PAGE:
--- Comment #10 from ---
(In reply to Walter Bright from comment #7)
> Yeah, my mistake. The compiler should consider @nogc when marking a pure
> function as a common subexpression.

I think approaching this with @nogc would be a mistake. Considering mutable
indirections in the return type seems superior to me.

You can have a function that allocates via the GC but doesn't return any
mutable indirections. Either it allocates for internal use only, or it casts to
immutable when returning. You can reuse the result of such a function for
another identical call.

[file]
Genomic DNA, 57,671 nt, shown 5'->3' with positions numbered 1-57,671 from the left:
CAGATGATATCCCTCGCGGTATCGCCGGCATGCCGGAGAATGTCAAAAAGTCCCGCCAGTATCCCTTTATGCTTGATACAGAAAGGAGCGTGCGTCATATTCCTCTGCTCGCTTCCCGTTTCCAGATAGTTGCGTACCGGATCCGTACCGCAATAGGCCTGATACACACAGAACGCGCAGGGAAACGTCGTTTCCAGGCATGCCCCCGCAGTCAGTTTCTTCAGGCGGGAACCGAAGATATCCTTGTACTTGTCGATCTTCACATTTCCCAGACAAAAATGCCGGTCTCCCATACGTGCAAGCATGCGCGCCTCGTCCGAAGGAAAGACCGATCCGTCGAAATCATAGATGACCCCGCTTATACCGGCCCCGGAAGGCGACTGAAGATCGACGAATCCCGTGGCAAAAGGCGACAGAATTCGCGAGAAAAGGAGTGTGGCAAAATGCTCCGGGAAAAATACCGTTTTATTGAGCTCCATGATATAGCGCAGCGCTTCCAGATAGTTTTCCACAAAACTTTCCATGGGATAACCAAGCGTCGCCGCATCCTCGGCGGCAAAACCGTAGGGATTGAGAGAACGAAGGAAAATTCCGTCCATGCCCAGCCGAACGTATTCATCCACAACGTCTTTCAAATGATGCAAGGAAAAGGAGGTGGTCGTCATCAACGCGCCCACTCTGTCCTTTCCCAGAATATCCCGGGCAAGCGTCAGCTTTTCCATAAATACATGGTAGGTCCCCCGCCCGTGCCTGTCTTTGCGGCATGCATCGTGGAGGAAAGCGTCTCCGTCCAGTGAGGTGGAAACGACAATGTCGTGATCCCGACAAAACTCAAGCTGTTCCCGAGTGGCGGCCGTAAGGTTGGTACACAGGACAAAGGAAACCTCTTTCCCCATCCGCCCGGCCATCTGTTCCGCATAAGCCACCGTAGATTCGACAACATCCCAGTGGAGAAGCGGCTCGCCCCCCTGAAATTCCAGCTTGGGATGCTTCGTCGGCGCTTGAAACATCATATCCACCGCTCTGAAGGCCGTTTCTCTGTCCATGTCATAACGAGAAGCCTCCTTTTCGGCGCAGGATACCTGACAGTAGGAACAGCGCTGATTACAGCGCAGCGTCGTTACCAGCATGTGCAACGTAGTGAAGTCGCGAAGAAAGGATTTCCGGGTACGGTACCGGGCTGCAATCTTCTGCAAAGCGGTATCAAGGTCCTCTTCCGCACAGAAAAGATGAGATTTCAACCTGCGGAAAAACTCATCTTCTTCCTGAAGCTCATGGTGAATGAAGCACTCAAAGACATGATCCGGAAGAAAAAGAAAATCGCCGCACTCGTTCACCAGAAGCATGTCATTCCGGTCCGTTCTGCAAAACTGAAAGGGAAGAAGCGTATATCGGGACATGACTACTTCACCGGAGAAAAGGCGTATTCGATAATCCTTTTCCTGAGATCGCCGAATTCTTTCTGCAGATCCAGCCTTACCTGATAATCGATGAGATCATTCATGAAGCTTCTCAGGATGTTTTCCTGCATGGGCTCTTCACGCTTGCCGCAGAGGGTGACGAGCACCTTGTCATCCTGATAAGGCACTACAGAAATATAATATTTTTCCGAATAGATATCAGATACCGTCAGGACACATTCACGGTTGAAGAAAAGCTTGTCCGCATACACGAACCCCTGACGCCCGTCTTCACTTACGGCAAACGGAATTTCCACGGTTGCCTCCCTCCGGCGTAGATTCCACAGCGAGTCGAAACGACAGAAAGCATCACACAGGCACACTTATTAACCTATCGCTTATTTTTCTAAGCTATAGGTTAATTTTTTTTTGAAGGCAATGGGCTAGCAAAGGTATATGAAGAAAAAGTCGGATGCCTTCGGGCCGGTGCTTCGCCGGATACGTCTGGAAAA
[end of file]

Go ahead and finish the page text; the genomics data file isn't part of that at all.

I'm only rehashing David Nadlinger's article on this matter, of course.

Considering the indirections in the return type would also leave the door open
for other allocators to be used in `pure` code. Tying this to @nogc would only
add to the arbitrary divide between the GC and others. As far as I see, the GC
isn't actually more pure than other allocators, it's just recognized by the
language which makes it seem natural to special case it.


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